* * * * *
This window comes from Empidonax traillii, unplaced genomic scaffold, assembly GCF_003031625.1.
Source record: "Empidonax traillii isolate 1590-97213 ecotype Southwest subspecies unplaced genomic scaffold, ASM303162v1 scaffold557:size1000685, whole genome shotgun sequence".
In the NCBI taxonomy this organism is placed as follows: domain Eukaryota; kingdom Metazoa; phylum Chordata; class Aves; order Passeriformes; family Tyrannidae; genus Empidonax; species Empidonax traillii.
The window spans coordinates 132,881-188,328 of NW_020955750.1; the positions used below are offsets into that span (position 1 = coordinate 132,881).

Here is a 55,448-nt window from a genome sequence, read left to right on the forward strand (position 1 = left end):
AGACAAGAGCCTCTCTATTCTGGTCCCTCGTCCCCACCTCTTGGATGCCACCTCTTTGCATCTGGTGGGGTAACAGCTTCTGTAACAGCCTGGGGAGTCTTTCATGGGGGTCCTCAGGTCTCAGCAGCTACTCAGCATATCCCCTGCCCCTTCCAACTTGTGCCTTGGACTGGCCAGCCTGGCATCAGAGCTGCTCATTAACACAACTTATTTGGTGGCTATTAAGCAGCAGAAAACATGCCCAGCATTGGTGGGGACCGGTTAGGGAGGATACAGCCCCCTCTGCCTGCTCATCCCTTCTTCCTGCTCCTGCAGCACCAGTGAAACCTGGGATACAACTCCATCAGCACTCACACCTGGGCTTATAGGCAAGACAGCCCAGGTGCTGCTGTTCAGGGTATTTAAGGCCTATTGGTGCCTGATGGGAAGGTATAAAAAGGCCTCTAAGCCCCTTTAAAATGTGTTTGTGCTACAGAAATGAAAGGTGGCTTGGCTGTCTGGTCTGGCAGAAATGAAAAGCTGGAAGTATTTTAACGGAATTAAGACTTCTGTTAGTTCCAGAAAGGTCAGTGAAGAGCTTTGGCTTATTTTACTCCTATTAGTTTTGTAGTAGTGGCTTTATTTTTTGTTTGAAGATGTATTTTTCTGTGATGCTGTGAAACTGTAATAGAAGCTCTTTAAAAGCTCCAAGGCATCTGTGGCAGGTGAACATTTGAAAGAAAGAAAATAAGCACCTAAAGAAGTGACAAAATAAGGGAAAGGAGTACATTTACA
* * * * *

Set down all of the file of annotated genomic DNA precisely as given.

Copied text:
This window comes from Empidonax traillii, unplaced genomic scaffold, assembly GCF_003031625.1.
Source record: "Empidonax traillii isolate 1590-97213 ecotype Southwest subspecies unplaced genomic scaffold, ASM303162v1 scaffold557:size1000685, whole genome shotgun sequence".
In the NCBI taxonomy this organism is placed as follows: domain Eukaryota; kingdom Metazoa; phylum Chordata; class Aves; order Passeriformes; family Tyrannidae; genus Empidonax; species Empidonax traillii.
The window spans coordinates 132,881-188,328 of NW_020955750.1; the positions used below are offsets into that span (position 1 = coordinate 132,881).

Here is a 55,448-nt window from a genome sequence, read left to right on the forward strand (position 1 = left end):
AGACAAGAGCCTCTCTATTCTGGTCCCTCGTCCCCACCTCTTGGATGCCACCTCTTTGCATCTGGTGGGGTAACAGCTTCTGTAACAGCCTGGGGAGTCTTTCATGGGGGTCCTCAGGTCTCAGCAGCTACTCAGCATATCCCCTGCCCCTTCCAACTTGTGCCTTGGACTGGCCAGCCTGGCATCAGAGCTGCTCATTAACACAACTTATTTGGTGGCTATTAAGCAGCAGAAAACATGCCCAGCATTGGTGGGGACCGGTTAGGGAGGATACAGCCCCCTCTGCCTGCTCATCCCTTCTTCCTGCTCCTGCAGCACCAGTGAAACCTGGGATACAACTCCATCAGCACTCACACCTGGGCTTATAGGCAAGACAGCCCAGGTGCTGCTGTTCAGGGTATTTAAGGCCTATTGGTGCCTGATGGGAAGGTATAAAAAGGCCTCTAAGCCCCTTTAAAATGTGTTTGTGCTACAGAAATGAAAGGTGGCTTGGCTGTCTGGTCTGGCAGAAATGAAAAGCTGGAAGTATTTTAACGGAATTAAGACTTCTGTTAGTTCCAGAAAGGTCAGTGAAGAGCTTTGGCTTATTTTACTCCTATTAGTTTTGTAGTAGTGGCTTTATTTTTTGTTTGAAGATGTATTTTTCTGTGATGCTGTGAAACTGTAATAGAAGCTCTTTAAAAGCTCCAAGGCATCTGTGGCAGGTGAACATTTGAAAGAAAGAAAATAAGCACCTAAAGAAGTGACAAAATAAGGGAAAGGAGTACATTTACA